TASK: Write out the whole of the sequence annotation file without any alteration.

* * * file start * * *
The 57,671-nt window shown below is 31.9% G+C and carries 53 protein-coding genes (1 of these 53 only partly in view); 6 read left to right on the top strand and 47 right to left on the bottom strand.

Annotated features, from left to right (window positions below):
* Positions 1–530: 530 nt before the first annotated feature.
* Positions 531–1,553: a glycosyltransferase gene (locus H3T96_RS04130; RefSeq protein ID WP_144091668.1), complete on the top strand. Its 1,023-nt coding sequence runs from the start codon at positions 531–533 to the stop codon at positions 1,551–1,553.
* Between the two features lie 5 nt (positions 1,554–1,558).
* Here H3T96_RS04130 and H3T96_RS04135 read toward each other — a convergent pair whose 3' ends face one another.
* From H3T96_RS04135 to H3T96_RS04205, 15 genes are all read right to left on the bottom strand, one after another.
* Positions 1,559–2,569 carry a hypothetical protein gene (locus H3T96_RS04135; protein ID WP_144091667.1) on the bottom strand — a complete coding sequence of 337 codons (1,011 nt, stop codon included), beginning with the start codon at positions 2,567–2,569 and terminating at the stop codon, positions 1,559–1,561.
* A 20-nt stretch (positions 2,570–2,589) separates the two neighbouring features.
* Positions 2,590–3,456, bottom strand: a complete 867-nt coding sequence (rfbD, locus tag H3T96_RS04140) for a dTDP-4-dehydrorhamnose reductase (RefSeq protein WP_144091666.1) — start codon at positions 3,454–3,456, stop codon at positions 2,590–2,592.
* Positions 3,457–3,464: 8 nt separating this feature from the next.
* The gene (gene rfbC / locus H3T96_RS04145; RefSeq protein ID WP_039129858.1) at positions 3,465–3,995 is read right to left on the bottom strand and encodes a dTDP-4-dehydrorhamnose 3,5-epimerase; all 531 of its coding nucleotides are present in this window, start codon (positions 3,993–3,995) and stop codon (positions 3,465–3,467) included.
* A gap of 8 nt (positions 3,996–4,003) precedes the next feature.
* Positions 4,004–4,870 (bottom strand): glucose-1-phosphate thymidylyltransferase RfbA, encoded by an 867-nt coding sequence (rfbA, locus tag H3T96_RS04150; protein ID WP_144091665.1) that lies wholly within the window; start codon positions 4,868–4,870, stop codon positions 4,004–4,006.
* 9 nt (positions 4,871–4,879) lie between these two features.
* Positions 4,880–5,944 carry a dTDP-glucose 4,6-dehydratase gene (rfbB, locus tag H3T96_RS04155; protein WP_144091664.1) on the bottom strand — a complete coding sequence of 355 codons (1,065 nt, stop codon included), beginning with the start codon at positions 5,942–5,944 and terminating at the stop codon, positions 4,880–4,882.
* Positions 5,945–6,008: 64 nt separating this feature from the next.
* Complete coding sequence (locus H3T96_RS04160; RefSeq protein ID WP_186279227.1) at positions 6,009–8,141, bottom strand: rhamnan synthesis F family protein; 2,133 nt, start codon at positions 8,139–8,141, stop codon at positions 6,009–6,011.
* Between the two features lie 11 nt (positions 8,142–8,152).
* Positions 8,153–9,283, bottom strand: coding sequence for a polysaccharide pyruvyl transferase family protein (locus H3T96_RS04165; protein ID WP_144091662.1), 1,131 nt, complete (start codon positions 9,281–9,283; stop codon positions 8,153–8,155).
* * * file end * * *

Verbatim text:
The 57,671-nt window shown below is 31.9% G+C and carries 53 protein-coding genes (1 of these 53 only partly in view); 6 read left to right on the top strand and 47 right to left on the bottom strand.

Annotated features, from left to right (window positions below):
* Positions 1–530: 530 nt before the first annotated feature.
* Positions 531–1,553: a glycosyltransferase gene (locus H3T96_RS04130; RefSeq protein ID WP_144091668.1), complete on the top strand. Its 1,023-nt coding sequence runs from the start codon at positions 531–533 to the stop codon at positions 1,551–1,553.
* Between the two features lie 5 nt (positions 1,554–1,558).
* Here H3T96_RS04130 and H3T96_RS04135 read toward each other — a convergent pair whose 3' ends face one another.
* From H3T96_RS04135 to H3T96_RS04205, 15 genes are all read right to left on the bottom strand, one after another.
* Positions 1,559–2,569 carry a hypothetical protein gene (locus H3T96_RS04135; protein ID WP_144091667.1) on the bottom strand — a complete coding sequence of 337 codons (1,011 nt, stop codon included), beginning with the start codon at positions 2,567–2,569 and terminating at the stop codon, positions 1,559–1,561.
* A 20-nt stretch (positions 2,570–2,589) separates the two neighbouring features.
* Positions 2,590–3,456, bottom strand: a complete 867-nt coding sequence (rfbD, locus tag H3T96_RS04140) for a dTDP-4-dehydrorhamnose reductase (RefSeq protein WP_144091666.1) — start codon at positions 3,454–3,456, stop codon at positions 2,590–2,592.
* Positions 3,457–3,464: 8 nt separating this feature from the next.
* The gene (gene rfbC / locus H3T96_RS04145; RefSeq protein ID WP_039129858.1) at positions 3,465–3,995 is read right to left on the bottom strand and encodes a dTDP-4-dehydrorhamnose 3,5-epimerase; all 531 of its coding nucleotides are present in this window, start codon (positions 3,993–3,995) and stop codon (positions 3,465–3,467) included.
* A gap of 8 nt (positions 3,996–4,003) precedes the next feature.
* Positions 4,004–4,870 (bottom strand): glucose-1-phosphate thymidylyltransferase RfbA, encoded by an 867-nt coding sequence (rfbA, locus tag H3T96_RS04150; protein ID WP_144091665.1) that lies wholly within the window; start codon positions 4,868–4,870, stop codon positions 4,004–4,006.
* 9 nt (positions 4,871–4,879) lie between these two features.
* Positions 4,880–5,944 carry a dTDP-glucose 4,6-dehydratase gene (rfbB, locus tag H3T96_RS04155; protein WP_144091664.1) on the bottom strand — a complete coding sequence of 355 codons (1,065 nt, stop codon included), beginning with the start codon at positions 5,942–5,944 and terminating at the stop codon, positions 4,880–4,882.
* Positions 5,945–6,008: 64 nt separating this feature from the next.
* Complete coding sequence (locus H3T96_RS04160; RefSeq protein ID WP_186279227.1) at positions 6,009–8,141, bottom strand: rhamnan synthesis F family protein; 2,133 nt, start codon at positions 8,139–8,141, stop codon at positions 6,009–6,011.
* Between the two features lie 11 nt (positions 8,142–8,152).
* Positions 8,153–9,283, bottom strand: coding sequence for a polysaccharide pyruvyl transferase family protein (locus H3T96_RS04165; protein ID WP_144091662.1), 1,131 nt, complete (start codon positions 9,281–9,283; stop codon positions 8,153–8,155).